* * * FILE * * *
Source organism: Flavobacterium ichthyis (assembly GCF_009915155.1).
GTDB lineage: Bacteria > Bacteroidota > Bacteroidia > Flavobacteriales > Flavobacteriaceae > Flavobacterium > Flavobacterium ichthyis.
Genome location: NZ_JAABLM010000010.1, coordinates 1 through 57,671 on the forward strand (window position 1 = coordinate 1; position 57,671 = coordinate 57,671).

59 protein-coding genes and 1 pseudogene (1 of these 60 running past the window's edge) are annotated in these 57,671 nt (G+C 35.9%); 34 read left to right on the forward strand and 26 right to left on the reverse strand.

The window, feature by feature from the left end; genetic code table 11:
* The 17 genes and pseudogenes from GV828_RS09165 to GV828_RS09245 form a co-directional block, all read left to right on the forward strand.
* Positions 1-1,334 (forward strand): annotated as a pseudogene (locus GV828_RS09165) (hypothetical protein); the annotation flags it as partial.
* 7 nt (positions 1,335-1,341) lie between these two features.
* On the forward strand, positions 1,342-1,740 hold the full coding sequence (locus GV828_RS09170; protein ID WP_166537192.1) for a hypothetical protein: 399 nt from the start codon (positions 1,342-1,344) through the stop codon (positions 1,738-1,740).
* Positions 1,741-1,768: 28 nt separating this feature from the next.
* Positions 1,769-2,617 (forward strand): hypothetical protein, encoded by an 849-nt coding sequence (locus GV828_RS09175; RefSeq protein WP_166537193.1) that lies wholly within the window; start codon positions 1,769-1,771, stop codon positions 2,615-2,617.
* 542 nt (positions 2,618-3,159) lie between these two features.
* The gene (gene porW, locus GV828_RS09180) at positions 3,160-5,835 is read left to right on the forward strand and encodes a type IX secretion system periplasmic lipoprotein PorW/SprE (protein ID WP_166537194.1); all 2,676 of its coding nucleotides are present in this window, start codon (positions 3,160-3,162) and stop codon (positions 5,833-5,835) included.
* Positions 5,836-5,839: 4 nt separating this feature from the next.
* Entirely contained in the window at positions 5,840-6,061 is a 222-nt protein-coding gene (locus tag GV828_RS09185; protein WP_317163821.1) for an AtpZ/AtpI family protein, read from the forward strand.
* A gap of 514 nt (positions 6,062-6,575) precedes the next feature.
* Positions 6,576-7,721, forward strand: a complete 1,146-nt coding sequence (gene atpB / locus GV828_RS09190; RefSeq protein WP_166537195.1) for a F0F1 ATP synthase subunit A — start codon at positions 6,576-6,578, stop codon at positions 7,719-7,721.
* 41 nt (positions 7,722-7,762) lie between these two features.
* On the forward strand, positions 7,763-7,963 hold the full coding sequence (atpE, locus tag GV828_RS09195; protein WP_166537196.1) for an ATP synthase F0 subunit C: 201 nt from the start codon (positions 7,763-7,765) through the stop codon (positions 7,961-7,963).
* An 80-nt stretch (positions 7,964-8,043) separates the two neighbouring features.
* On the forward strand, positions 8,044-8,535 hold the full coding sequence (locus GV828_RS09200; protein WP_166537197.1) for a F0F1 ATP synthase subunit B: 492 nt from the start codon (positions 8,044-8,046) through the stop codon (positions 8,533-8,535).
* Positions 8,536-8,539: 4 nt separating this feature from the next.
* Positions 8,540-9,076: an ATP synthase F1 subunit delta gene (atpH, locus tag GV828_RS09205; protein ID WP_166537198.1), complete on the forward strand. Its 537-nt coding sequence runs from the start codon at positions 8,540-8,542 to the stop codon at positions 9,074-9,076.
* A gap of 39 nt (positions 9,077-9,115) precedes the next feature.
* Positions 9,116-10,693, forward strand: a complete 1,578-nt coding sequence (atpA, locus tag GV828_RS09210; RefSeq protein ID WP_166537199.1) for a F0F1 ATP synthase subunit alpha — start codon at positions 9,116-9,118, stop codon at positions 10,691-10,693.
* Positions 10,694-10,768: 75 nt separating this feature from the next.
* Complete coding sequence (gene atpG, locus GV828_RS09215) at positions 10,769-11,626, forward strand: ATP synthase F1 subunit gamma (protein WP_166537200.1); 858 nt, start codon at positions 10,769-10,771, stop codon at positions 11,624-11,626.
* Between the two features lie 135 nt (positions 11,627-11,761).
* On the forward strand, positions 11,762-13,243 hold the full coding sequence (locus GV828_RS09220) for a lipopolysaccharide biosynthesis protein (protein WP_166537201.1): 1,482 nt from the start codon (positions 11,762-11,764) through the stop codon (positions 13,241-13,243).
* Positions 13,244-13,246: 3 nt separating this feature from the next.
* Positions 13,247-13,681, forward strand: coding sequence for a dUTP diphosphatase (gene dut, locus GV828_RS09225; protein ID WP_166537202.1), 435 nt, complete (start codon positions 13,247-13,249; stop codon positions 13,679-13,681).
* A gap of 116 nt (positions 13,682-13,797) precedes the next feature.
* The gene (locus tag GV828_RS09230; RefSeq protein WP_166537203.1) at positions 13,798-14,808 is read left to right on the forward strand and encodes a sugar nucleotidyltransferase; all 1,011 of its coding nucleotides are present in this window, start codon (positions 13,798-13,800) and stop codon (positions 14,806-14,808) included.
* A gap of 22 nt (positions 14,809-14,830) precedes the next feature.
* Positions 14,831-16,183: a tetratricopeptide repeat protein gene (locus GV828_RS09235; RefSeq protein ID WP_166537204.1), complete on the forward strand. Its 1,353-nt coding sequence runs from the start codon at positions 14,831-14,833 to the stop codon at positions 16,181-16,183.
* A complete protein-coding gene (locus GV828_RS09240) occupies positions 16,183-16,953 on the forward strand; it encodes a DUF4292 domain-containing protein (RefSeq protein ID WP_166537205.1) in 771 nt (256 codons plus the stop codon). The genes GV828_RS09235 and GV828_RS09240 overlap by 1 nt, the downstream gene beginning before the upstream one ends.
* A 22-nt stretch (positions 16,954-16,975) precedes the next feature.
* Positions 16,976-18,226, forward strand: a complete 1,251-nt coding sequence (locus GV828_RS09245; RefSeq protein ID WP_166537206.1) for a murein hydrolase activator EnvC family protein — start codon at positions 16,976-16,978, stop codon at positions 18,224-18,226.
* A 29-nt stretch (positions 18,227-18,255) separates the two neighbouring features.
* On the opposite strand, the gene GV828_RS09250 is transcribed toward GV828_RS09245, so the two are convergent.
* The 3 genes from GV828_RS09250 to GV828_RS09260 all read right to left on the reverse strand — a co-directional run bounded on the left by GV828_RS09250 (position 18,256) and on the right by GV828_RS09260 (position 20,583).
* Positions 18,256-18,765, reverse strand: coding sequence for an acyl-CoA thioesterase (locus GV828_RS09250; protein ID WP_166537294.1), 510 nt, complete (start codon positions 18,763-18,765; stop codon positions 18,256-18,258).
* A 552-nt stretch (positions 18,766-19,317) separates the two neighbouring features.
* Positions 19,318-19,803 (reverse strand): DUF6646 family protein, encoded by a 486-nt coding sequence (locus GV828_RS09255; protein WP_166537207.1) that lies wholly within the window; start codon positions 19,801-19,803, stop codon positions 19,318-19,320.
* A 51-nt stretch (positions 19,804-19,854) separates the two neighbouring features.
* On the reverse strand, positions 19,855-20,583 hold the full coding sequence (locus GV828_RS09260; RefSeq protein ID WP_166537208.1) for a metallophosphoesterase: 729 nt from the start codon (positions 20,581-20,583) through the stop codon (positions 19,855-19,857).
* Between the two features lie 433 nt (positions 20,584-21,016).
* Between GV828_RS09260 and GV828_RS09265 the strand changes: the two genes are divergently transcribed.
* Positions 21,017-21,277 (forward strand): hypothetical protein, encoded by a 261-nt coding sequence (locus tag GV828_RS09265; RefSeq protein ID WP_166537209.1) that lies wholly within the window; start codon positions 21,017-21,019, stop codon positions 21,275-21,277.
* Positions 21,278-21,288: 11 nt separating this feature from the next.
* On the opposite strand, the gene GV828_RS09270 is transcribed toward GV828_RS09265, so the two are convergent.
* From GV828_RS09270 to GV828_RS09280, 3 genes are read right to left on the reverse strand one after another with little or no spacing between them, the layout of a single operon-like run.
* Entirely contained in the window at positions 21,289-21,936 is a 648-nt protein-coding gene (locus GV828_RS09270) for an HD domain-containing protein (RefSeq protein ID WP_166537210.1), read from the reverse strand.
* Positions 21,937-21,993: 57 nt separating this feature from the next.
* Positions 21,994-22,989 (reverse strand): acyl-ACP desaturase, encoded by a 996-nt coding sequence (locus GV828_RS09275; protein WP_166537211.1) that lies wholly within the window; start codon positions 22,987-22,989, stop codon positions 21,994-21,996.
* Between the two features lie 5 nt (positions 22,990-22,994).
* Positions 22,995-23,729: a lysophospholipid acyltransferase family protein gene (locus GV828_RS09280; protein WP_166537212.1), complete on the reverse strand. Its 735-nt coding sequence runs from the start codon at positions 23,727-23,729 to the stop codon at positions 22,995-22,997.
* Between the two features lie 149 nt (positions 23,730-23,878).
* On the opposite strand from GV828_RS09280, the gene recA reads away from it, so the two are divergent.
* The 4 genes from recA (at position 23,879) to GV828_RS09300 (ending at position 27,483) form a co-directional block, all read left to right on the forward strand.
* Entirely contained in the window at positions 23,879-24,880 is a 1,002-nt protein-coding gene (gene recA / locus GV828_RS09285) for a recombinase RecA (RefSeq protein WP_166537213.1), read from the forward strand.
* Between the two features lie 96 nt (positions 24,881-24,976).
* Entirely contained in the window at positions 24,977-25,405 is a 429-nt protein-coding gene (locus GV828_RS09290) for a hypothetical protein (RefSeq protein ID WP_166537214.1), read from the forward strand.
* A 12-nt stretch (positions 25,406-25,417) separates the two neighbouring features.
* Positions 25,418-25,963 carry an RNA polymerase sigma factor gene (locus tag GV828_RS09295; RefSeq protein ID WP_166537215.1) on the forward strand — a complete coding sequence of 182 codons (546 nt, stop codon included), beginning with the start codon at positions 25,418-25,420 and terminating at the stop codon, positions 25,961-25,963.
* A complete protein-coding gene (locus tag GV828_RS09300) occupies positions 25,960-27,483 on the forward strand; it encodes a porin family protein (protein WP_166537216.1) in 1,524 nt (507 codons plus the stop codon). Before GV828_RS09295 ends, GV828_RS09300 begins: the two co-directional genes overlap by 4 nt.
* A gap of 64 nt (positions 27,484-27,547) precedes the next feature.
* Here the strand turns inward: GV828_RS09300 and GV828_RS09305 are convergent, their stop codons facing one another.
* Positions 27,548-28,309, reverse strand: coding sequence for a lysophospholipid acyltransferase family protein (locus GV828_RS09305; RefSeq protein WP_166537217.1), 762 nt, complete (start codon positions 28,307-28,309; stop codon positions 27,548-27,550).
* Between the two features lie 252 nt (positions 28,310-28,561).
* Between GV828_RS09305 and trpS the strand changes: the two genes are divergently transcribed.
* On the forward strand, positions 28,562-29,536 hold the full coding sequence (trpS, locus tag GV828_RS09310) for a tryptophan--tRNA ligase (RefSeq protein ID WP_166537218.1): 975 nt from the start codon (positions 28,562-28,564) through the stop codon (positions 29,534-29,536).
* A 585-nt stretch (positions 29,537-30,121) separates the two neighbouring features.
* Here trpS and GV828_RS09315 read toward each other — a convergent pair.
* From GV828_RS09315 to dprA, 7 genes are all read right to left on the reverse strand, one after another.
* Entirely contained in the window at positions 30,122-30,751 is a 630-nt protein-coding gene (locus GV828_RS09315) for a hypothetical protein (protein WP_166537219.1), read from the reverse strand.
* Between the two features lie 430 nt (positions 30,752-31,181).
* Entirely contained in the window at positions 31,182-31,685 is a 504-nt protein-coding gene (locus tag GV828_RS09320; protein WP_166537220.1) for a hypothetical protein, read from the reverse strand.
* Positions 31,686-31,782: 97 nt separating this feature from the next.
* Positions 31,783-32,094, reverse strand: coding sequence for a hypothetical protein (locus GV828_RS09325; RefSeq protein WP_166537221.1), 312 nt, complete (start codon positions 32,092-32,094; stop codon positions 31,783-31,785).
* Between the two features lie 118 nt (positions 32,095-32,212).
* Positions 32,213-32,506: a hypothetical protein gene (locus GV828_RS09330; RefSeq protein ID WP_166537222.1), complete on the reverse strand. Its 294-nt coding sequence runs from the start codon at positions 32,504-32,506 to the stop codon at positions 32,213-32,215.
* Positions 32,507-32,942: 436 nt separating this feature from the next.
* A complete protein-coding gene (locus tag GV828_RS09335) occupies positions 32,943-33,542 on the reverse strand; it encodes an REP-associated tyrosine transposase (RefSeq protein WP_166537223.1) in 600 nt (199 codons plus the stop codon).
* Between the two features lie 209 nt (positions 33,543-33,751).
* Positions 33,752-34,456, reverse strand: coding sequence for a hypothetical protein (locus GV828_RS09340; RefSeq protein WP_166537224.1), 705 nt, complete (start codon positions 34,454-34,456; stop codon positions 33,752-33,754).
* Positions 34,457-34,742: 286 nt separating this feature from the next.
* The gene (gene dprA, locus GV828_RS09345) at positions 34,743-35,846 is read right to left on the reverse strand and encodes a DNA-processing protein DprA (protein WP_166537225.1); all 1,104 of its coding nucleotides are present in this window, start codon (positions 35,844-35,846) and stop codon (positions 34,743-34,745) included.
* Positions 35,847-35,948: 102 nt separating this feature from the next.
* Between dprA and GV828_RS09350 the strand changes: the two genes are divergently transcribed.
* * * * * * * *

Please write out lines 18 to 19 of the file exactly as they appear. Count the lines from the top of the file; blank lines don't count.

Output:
* 41 nt (positions 7,722-7,762) lie between these two features.
* On the forward strand, positions 7,763-7,963 hold the full coding sequence (atpE, locus tag GV828_RS09195; protein WP_166537196.1) for an ATP synthase F0 subunit C: 201 nt from the start codon (positions 7,763-7,765) through the stop codon (positions 7,961-7,963).